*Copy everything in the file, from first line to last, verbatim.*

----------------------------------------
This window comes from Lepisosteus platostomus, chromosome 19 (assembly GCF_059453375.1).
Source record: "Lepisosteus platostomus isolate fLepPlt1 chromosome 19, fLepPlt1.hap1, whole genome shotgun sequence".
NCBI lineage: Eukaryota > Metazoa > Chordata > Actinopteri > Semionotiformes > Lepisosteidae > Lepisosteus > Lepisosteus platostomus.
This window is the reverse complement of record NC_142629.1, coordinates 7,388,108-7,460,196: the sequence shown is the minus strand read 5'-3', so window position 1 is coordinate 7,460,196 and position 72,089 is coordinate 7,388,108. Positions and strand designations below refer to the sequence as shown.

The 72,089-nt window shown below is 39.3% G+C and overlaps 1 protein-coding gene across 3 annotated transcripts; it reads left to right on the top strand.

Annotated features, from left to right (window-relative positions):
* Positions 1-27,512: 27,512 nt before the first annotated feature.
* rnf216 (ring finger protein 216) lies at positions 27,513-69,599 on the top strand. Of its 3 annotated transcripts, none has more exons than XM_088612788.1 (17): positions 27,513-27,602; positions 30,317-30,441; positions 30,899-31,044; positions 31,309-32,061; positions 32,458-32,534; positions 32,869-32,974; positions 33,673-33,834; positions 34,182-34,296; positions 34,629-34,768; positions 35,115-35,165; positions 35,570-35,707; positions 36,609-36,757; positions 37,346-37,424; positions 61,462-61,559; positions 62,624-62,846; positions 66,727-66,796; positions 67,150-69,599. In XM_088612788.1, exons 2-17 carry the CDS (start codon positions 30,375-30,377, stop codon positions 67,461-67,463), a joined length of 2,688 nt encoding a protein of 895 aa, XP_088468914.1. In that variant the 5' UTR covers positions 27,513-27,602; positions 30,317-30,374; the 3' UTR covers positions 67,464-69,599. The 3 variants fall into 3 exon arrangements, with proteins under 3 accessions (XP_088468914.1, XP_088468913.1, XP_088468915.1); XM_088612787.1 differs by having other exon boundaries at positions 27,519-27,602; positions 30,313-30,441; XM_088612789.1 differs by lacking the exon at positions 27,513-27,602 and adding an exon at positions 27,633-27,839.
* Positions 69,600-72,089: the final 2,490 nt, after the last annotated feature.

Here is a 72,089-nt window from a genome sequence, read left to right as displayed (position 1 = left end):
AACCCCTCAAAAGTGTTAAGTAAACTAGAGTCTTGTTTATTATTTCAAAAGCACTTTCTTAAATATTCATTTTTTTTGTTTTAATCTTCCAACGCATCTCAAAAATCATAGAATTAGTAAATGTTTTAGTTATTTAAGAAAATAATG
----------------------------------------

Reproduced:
This window comes from Lepisosteus platostomus, chromosome 19 (assembly GCF_059453375.1).
Source record: "Lepisosteus platostomus isolate fLepPlt1 chromosome 19, fLepPlt1.hap1, whole genome shotgun sequence".
NCBI lineage: Eukaryota > Metazoa > Chordata > Actinopteri > Semionotiformes > Lepisosteidae > Lepisosteus > Lepisosteus platostomus.
This window is the reverse complement of record NC_142629.1, coordinates 7,388,108-7,460,196: the sequence shown is the minus strand read 5'-3', so window position 1 is coordinate 7,460,196 and position 72,089 is coordinate 7,388,108. Positions and strand designations below refer to the sequence as shown.

The 72,089-nt window shown below is 39.3% G+C and overlaps 1 protein-coding gene across 3 annotated transcripts; it reads left to right on the top strand.

Annotated features, from left to right (window-relative positions):
* Positions 1-27,512: 27,512 nt before the first annotated feature.
* rnf216 (ring finger protein 216) lies at positions 27,513-69,599 on the top strand. Of its 3 annotated transcripts, none has more exons than XM_088612788.1 (17): positions 27,513-27,602; positions 30,317-30,441; positions 30,899-31,044; positions 31,309-32,061; positions 32,458-32,534; positions 32,869-32,974; positions 33,673-33,834; positions 34,182-34,296; positions 34,629-34,768; positions 35,115-35,165; positions 35,570-35,707; positions 36,609-36,757; positions 37,346-37,424; positions 61,462-61,559; positions 62,624-62,846; positions 66,727-66,796; positions 67,150-69,599. In XM_088612788.1, exons 2-17 carry the CDS (start codon positions 30,375-30,377, stop codon positions 67,461-67,463), a joined length of 2,688 nt encoding a protein of 895 aa, XP_088468914.1. In that variant the 5' UTR covers positions 27,513-27,602; positions 30,317-30,374; the 3' UTR covers positions 67,464-69,599. The 3 variants fall into 3 exon arrangements, with proteins under 3 accessions (XP_088468914.1, XP_088468913.1, XP_088468915.1); XM_088612787.1 differs by having other exon boundaries at positions 27,519-27,602; positions 30,313-30,441; XM_088612789.1 differs by lacking the exon at positions 27,513-27,602 and adding an exon at positions 27,633-27,839.
* Positions 69,600-72,089: the final 2,490 nt, after the last annotated feature.

Here is a 72,089-nt window from a genome sequence, read left to right as displayed (position 1 = left end):
AACCCCTCAAAAGTGTTAAGTAAACTAGAGTCTTGTTTATTATTTCAAAAGCACTTTCTTAAATATTCATTTTTTTTGTTTTAATCTTCCAACGCATCTCAAAAATCATAGAATTAGTAAATGTTTTAGTTATTTAAGAAAATAATG